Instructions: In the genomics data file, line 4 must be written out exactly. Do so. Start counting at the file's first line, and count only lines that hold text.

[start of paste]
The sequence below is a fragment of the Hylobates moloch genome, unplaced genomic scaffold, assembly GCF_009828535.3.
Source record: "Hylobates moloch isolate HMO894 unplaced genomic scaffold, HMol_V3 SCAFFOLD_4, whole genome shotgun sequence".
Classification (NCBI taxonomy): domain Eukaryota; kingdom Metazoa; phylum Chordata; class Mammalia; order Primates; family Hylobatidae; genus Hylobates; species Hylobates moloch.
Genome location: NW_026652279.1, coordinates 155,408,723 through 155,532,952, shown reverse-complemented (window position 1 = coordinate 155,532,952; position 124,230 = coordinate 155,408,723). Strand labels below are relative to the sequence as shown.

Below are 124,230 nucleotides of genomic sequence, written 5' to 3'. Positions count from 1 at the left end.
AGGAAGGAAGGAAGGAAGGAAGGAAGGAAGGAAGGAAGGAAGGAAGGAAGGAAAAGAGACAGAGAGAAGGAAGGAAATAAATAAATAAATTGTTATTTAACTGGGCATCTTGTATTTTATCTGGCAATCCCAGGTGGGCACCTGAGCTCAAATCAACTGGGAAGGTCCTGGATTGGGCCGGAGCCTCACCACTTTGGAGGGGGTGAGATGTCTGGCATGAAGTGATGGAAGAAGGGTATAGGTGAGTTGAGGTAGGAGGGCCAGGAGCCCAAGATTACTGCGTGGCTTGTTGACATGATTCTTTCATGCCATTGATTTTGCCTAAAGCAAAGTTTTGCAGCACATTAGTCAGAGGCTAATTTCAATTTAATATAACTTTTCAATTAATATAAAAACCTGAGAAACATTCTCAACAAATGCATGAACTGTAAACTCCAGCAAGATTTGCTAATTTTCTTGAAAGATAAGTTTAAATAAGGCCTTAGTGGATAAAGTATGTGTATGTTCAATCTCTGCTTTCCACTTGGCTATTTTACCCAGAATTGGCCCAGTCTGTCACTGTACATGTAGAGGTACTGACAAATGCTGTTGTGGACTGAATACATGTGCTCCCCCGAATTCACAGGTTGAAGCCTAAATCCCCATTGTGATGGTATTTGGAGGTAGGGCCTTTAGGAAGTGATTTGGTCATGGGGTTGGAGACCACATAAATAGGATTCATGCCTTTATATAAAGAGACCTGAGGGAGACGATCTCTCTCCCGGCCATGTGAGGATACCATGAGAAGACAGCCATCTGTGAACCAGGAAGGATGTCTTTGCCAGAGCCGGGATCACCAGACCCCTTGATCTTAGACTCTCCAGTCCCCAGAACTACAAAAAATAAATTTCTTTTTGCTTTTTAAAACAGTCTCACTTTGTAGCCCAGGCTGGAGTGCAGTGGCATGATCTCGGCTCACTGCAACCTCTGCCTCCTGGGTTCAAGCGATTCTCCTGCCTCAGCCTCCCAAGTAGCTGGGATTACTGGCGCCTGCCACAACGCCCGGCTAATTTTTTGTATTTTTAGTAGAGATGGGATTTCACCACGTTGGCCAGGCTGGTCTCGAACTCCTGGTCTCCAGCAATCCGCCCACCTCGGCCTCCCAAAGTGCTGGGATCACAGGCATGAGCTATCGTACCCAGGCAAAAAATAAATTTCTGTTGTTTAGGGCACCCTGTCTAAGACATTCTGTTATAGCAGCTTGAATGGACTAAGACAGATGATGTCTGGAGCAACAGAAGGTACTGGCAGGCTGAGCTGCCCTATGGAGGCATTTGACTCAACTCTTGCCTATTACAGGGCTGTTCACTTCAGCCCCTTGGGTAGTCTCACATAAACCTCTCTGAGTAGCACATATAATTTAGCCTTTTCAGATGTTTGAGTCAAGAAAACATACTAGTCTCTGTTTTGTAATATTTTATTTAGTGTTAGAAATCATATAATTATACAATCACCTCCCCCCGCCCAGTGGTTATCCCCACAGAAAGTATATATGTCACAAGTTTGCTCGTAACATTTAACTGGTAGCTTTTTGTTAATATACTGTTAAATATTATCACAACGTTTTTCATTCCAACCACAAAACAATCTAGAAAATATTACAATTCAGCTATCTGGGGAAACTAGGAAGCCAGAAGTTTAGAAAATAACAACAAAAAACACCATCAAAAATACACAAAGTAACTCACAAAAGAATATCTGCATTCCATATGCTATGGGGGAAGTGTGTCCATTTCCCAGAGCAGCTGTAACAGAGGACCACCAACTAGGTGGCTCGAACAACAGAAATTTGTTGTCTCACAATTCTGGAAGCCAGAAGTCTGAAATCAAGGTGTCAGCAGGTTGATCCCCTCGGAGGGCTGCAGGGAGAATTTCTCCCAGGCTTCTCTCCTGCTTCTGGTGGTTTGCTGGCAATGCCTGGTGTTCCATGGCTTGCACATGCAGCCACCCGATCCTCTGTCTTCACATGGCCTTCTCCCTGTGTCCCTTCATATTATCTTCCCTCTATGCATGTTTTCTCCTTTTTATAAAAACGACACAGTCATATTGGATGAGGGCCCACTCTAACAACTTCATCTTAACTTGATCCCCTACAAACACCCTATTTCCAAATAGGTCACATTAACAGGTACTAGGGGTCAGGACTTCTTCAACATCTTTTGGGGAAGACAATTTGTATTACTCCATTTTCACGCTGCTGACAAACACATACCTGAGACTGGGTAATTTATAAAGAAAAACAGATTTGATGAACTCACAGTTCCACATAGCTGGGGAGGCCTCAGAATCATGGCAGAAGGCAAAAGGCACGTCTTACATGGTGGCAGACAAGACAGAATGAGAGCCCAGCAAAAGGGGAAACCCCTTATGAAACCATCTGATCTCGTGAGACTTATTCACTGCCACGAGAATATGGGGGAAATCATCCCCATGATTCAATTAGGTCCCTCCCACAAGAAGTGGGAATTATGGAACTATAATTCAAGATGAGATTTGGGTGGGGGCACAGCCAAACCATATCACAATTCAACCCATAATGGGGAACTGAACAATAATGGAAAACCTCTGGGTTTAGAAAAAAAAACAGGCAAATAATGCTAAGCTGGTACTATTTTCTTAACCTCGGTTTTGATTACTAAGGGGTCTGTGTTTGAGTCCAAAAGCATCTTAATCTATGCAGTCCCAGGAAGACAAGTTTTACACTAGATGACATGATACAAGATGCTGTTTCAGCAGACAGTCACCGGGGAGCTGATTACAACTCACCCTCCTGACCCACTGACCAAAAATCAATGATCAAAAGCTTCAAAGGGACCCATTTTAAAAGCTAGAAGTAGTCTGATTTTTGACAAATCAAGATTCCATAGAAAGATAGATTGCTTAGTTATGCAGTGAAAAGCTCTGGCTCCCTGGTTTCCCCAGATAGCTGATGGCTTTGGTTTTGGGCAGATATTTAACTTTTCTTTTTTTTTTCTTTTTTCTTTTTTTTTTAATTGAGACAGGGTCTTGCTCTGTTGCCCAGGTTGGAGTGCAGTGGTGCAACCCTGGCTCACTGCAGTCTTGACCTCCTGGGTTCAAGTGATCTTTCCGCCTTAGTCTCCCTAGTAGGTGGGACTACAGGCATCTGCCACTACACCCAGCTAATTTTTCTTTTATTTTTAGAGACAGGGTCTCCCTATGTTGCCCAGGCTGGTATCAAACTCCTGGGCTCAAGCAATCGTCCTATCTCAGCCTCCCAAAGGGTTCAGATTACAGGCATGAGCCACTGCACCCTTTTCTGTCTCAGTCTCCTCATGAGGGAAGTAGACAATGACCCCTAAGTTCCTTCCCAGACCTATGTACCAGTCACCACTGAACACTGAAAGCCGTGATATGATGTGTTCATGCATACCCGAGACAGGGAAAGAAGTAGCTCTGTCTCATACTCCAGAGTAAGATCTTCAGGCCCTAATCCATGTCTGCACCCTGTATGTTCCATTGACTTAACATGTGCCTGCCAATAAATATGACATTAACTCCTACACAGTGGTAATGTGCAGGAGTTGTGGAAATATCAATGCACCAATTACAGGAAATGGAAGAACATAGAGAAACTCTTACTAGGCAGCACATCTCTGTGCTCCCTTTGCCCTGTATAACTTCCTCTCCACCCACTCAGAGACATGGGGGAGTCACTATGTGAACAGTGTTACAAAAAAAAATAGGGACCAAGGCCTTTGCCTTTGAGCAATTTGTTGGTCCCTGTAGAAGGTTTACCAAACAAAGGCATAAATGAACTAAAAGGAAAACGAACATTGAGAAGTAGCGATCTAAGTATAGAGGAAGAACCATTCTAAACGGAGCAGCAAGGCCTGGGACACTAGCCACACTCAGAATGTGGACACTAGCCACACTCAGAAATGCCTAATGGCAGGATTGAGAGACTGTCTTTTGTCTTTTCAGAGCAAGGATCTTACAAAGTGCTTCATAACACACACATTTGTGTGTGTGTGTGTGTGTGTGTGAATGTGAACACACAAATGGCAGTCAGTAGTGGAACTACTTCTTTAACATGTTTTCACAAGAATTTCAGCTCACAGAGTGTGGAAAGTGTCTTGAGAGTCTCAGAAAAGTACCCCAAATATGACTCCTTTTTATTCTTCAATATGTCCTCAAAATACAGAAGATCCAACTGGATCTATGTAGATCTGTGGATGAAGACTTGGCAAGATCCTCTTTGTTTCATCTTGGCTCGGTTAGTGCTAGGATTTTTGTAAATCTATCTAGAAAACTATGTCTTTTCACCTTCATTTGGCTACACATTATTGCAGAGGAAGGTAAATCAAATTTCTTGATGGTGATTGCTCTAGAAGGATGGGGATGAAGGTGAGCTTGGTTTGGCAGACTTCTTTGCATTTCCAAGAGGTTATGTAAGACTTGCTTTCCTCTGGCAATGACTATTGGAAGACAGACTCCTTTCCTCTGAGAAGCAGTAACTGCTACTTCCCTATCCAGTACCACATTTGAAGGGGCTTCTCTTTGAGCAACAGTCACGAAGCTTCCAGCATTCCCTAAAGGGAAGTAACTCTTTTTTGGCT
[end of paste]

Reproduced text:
Genome location: NW_026652279.1, coordinates 155,408,723 through 155,532,952, shown reverse-complemented (window position 1 = coordinate 155,532,952; position 124,230 = coordinate 155,408,723). Strand labels below are relative to the sequence as shown.